Sports broadcaster at the heart of RTÉ

Colm Murray – Born: March 22nd, 1952; Died: July 29th, 2013

RTÉ journalist and broadcaster Colm Murray described as “a proud and great Westmeath man”.

RTÉ journalist and broadcaster Colm Murray described as “a proud and great Westmeath man”.

 

The broadcaster and journalist Colm Murray, who has died aged 61, was at the heart of RTÉ’s sports coverage for almost a quarter of a century. An aficionado of all sports, he had a special affinity with horse racing.

President Michael D Higgins, Taoiseach Enda Kenny, Tánaiste Eamon Gilmore and Fianna Fáil leader Micheál Martin were among those who paid tribute to the broadcaster, who was diagnosed with motor neurone disease (MND) three years ago.

There were also tributes from broadcasting colleagues, as well as leading horse trainers and jockeys. A minute’s silence was observed at Ballybrit on the second day of the Galway races.

RTÉ director general Noel Curran said: “He will rightly be remembered by the horse racing community for his enthusiasm and authority. For all who worked with him in RTÉ he will be remembered as a wonderful colleague and friend.”


‘Razor-sharp knowledge’
Longford-Westmeath TD Willie Penrose described Murray as “a proud and great Westmeath man”, who was “very well versed in politics, with a razor-sharp knowledge not just of Irish politics but of world politics in general”.

Born in 1952, he was one of four children of Michael and Kathleen Murray, Church Street, Moate, Co Westmeath. He attended the Convent of Mercy national school and Oliver Plunkett boys’ national school before going on to the Carmelite College.

The church’s “strong hold on everyday life” was an abiding memory of his early years. “A lot of people’s lives were very much directed towards observance. All the rituals were observed and you were very conscious of that,” he said in 2010.

During the 1960s, however, he became aware of a gradual change “that came with things like Elvis and the Beatles”. The emergence of the teenager phenomenon, together with the desire for personal and sexual freedom found expression in Moate as they did in every other town and city in the country, he recalled.

He took part in several stage productions at the Carmelite College. Once he got into his stride academically, he developed a liking for French, English, Latin and history.

At University College Galway he continued his interest in drama, and graduated with an arts degree in 1972. He completed his HDipEd at NUI Maynooth.

He first taught in Athlone, then Tullamore, before moving to Dublin in 1975 to teach at Ballymun comprehensive school.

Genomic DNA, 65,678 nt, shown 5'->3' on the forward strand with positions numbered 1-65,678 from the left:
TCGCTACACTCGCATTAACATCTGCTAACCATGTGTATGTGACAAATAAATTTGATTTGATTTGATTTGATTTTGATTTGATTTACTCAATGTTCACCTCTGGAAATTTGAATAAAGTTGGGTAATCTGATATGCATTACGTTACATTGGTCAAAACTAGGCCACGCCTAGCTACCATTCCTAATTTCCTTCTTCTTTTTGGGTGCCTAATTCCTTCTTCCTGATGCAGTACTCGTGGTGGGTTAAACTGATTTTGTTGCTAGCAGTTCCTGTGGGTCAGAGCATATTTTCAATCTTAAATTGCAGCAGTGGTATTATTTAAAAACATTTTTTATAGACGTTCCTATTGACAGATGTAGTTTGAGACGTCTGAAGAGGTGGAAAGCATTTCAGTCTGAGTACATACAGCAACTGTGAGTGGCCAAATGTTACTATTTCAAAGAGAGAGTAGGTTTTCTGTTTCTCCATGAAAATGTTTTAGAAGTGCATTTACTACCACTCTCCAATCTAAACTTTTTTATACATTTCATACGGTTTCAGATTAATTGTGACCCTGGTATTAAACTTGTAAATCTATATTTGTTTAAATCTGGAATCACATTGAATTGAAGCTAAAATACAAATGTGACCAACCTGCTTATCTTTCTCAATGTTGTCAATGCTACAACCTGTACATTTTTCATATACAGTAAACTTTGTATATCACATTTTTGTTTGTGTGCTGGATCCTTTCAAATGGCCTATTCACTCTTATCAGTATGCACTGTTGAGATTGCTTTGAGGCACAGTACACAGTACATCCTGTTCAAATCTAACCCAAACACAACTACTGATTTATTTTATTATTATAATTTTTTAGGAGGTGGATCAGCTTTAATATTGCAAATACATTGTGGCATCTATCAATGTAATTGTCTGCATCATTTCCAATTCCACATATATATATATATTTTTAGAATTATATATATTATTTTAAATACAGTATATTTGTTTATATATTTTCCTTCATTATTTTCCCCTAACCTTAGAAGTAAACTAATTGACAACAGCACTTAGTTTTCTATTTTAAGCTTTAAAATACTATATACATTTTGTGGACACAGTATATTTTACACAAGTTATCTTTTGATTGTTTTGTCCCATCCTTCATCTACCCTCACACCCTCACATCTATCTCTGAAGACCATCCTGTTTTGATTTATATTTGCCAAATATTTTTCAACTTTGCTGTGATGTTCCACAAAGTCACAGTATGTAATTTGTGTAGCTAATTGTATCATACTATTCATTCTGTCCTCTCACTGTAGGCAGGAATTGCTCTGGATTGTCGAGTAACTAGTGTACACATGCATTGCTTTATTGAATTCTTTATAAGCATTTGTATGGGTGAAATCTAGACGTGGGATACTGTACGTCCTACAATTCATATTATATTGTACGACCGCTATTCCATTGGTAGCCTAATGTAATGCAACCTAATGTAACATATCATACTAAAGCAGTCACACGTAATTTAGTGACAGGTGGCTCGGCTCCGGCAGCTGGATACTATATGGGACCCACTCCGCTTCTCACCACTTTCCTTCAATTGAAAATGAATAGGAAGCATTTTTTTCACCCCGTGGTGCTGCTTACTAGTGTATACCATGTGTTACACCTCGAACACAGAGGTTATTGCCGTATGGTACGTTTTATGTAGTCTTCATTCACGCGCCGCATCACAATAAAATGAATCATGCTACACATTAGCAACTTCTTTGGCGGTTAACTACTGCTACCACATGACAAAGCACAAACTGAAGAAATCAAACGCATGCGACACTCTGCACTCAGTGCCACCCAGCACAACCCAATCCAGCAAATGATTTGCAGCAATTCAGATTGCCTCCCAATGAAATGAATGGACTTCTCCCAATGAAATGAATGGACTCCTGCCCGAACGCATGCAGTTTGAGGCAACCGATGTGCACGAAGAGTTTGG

In 1978 he answered an advertisement for a continuity announcer at RTÉ, and his application was successful.

Having presented various programmes, including the long-running Hospital Requests, he became a newscaster in 1983. For the next five years he was part of a team that included Don Cockburn, Anne Doyle and Maurice O’Doherty.

In 1988, when RTÉ introduced its hour-long Six One News, he transferred to sports broadcasting as a founder member of the sports news unit.

With his colleague Vere Wynne-Jones he pioneered sports news coverage for RTÉ and remained an integral part of the unit until illness forced him to stand down last year.

In the course of his sports broadcasting career he covered many national and international events, including the Cheltenham festival, since 1990, and the Olympics and Paralympics in Sydney, Athens and Beijing.

He regarded his assignment with Jack Charlton’s Republic of Ireland team at Italia 90 as the highlight of his broadcasting career.

He will forever be associated with horse racing, where his knowledge of the sport, combined with his exuberant personality, made the “sport of kings” accessible to all. From Cheltenham to Punchestown, Gowran Park to Fairyhouse, Murray was the voice and face of racing for hundreds of thousands of fans of the sport.

He also championed coverage of the Paralympics and Special Olympics in Ireland, helping to generate massive interest in both events.

He never tired of his job. He felt privileged to meet sports people of extraordinary talent and ability, and report their exploits to radio and television audiences.

After he was diagnosed with MND he continued to work in the RTÉ newsroom, and embarked on a series of in-depth radio profiles of such luminaries as Sir Alex Ferguson, Johnny Murtagh and Brian O’Driscoll.


‘Terrible and cruel disease’
He described MND as a “terrible and cruel disease”, and wrote in this newspaper: “It is hard to come to terms with suddenly being cast into a world in which you cannot do so many of the things you took for granted, such as a game of golf or going for a walk.”

He was involved in a trial of the drug Dexpramipexole, along with other patients at Beaumont Hospital, but it was not a success.

In 2000 he was presented with the ESB media award as sports broadcaster of the year. He was honoured by Horse Racing Ireland in 2010 with an industry award for “his engaging and eloquent reports, illuminating the sport in a constantly positive and entertaining manner”.

His efforts on behalf of those with MND were acknowledged with a People of the Year award in 2012.

His sister Cathy, who also worked at RTÉ, died suddenly in May. He is survived by his wife Ann, daughters Patricia and Kate, and sister Mary.